I had never heard of Michael Jr. He is a comedian. I found him through the website: I Like Giving. I have found myself over the last few weeks going back and watching a video, absorbing it and then coming back at a later time for a new one.
He shares his story of “giving laughter.” I love that idea. I remember a cassette tape I listened to when I was young. The narrator told a story and at the end said to “Go and give a good time.” I think about that often when I am in a situation I do not want to be in or where I, for whatever reason, cannot get out of it. I think what could I do to give in this situation? There are a few ideas he shares that hit home:
“My punchline is to make laughter common place in uncommon places.”
You will want to listen to the part (at 1:48) about the little boy who had been abused by his mom, and how Michael Jr. connects to him through laughter. I had tears. He ends his interview with:
“If we could just stop asking the question: what can I get for myself, and start asking what can I give from myself.”
Enjoy, and maybe take a moment to see other videos shared on I Like Giving.
Allowances. I cannot remember for the life of me if we got an allowance. Somehow what I remember most is that my dad sometimes paid us in candy bars. Not your normal candy bar, the kind you sell for school fundraisers. He would buy a case (or maybe we had some left over). I distinctly remember the ones that had caramel in the inside. If we ever did get paid (even with candy bars) it was for chores we did around the house. Did doing chores and my parents never following through with an allowance teach me good ideals about working, money management, or spending money? Not really.
I started working when I was nine years old. I babysat, cleaned a neighbor’s house, polished their silver, and had a paper route. Yes, crazy to think I did that at the age of nine. I guess I worked just as hard then as I do now. My parents would have me put my earnings in a savings account, so I guess you could assume that they taught me about saving. The problem? My dad usually “borrowed” from my savings account never paying me back. I did not have the best money role models. Kids should be taught about money early on, and not be graced with everything with no knowledge or conversation that money does not grow on trees. Which is why I especially love this article from Slate.com titled: “You’re Doing Allowance Wrong.”
“Spending is about modesty, thrift, and the prudence to shell out (and even splurge) for things that bring kids the most joy while avoiding mindless outlays for plastic junk they will quickly break or forget. Saving instills patience in a world that increasingly conspires against waiting, delivering television without commercials and movies without Blockbuster. And giving is about generosity as well as gratitude for how lucky you are to be able to help others.”
The article goes into depth about giving an allowance, a budget, and a list of things they want or need and let them make the decisions on what to purchase. It means letting them fail. As the article states: “Better now then at age 24…” It teaches critical thinking skills, how to rationalize why one purchase makes more sense than another one. Many adults today do not have these skills. What if we started early on learning these life skills? We have gone away from being a saving culture, instead we spend, and rarely give. If you have kids what are your thoughts on this article + topic?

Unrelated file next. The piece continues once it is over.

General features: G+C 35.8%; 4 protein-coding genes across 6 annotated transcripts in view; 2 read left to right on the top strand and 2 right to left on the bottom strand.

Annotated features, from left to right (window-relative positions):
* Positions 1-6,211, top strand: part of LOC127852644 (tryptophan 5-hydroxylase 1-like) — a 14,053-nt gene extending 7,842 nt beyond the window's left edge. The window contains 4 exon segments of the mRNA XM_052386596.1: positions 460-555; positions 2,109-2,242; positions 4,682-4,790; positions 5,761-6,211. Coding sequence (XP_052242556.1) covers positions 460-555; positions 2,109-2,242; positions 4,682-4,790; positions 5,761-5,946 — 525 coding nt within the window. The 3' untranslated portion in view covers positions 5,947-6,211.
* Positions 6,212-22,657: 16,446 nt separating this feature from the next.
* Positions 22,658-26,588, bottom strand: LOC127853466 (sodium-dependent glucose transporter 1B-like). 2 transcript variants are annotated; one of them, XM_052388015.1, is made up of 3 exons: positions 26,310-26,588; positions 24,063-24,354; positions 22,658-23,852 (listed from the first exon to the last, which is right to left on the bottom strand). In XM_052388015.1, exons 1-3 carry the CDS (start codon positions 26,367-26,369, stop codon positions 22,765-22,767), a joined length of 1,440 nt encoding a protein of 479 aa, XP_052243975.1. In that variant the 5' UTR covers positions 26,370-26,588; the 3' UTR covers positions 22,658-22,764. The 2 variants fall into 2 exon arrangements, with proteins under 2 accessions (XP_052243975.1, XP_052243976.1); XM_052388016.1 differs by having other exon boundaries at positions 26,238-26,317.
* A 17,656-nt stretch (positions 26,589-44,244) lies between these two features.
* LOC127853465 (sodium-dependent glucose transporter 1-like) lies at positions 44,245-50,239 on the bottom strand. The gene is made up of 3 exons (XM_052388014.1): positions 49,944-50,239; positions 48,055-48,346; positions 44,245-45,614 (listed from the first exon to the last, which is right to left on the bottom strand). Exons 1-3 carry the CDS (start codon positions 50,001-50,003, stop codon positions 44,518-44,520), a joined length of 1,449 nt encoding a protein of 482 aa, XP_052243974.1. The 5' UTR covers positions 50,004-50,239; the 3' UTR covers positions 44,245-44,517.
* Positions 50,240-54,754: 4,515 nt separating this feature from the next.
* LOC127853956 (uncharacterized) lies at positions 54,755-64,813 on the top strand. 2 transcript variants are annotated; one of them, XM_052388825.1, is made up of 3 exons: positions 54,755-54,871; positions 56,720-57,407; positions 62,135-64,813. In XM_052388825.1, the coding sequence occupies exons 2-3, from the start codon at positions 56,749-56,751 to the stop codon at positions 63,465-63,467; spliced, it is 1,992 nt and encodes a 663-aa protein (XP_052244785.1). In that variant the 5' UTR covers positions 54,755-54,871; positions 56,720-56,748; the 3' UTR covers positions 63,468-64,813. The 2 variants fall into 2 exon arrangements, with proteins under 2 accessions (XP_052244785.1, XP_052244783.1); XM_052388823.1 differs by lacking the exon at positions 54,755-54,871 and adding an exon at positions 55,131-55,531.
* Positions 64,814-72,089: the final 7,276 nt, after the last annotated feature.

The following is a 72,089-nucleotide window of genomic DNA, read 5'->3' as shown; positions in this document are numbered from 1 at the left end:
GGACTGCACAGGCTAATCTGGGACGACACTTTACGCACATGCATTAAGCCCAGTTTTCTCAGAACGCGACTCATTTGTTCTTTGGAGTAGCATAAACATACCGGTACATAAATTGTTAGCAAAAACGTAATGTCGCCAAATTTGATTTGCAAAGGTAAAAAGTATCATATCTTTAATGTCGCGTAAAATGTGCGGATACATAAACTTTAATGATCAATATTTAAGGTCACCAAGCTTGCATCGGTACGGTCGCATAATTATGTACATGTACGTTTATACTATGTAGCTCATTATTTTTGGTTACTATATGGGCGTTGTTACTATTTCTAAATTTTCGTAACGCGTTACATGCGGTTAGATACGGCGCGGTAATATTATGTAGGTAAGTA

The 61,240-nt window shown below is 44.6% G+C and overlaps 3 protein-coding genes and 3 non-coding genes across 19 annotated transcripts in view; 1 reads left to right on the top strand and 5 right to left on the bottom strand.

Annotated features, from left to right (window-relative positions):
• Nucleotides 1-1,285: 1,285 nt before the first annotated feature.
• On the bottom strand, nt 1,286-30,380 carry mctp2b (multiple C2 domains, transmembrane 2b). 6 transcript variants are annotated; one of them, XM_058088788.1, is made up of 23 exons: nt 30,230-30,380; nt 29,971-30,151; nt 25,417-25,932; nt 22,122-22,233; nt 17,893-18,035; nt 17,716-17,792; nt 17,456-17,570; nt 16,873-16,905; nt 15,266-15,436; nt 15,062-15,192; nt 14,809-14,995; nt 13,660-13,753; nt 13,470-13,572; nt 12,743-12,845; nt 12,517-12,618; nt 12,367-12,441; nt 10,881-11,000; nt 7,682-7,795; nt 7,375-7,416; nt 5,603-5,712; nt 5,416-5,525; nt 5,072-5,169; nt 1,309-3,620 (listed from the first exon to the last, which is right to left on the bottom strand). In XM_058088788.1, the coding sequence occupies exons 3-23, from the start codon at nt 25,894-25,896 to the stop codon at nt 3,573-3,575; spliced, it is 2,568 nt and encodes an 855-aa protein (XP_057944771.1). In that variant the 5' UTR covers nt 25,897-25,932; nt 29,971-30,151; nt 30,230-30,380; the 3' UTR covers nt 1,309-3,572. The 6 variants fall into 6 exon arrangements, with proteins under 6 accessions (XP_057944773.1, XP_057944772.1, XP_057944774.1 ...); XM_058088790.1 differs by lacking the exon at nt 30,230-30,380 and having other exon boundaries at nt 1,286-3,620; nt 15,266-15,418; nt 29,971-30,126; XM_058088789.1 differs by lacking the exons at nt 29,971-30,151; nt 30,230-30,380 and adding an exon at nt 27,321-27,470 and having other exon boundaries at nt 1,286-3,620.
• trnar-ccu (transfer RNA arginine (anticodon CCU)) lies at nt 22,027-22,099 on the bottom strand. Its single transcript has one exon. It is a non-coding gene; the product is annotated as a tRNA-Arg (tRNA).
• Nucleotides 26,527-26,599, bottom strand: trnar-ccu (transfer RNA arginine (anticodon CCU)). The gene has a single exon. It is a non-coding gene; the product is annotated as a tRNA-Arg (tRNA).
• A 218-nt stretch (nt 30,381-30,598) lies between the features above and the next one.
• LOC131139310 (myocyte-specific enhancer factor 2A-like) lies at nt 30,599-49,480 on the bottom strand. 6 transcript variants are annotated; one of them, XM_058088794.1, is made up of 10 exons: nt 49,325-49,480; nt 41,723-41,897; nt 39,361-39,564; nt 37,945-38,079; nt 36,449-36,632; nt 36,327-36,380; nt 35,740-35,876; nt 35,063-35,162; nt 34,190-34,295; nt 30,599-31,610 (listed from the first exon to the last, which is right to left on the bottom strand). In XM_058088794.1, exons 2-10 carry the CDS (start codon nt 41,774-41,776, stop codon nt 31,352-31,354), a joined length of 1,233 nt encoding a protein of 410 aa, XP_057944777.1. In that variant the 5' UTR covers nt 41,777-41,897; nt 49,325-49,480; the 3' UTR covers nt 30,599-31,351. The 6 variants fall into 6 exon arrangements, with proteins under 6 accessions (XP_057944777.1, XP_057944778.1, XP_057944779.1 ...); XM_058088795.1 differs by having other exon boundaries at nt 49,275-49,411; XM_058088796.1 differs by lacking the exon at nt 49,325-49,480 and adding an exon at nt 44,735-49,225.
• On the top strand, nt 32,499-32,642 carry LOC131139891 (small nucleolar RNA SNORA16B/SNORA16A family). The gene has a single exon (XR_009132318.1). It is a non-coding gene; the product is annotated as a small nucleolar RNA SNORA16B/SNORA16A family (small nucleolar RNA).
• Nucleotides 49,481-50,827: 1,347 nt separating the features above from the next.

The holidays bring about different sides of people. For some it is a happy time, where Christmas music, lights, parties, and family all fill their free time. For others the holidays can be a time of obligations, shopping, crowds, and absolute craziness a.ka. stress. On top of all that there could be added stress from work, expectations from family, and even the reality of making sure those in your life have a memorable holiday. I wonder though, is it all worth it?
What expectations have we put on ourselves that are unrealistic? Is it fun to feel so stressed for a holiday? Between finding the right gifts, to wrapping and mailing them, to Christmas cards, parties, food, and keeping up with traditions it is a lot of pressure to do it all and make it all happen. Why do we do it? Is it wanting to give and ensure your family has an amazing holiday? Would they care if you dropped off a few responsibilities?
My stress level has definitely risen these last few weeks. There is a lot going on at work, and our home to-do list seems to be never-ending. Whether it is something for the holidays, or the yard, or something needs to be fixed, or we are trying to get all our year-end eye and dentist appointments complete before December 31. I am ready to get off the 2014 roller coaster and breathe.
In between all the stress and to-do’s on your list, be sure to take time for yourself. Get a massage (I mean it)! Take a bath, put your feet up. I am going to do all those things over the holiday. While it is an important time to be with family, indulge in amazing holiday treats, and give, give, give, make sure you give to yourself. Rest, recharge, and be ready for 2015. I have a hunch it will start with a bang and you will be ready if you have taken some time to refuel.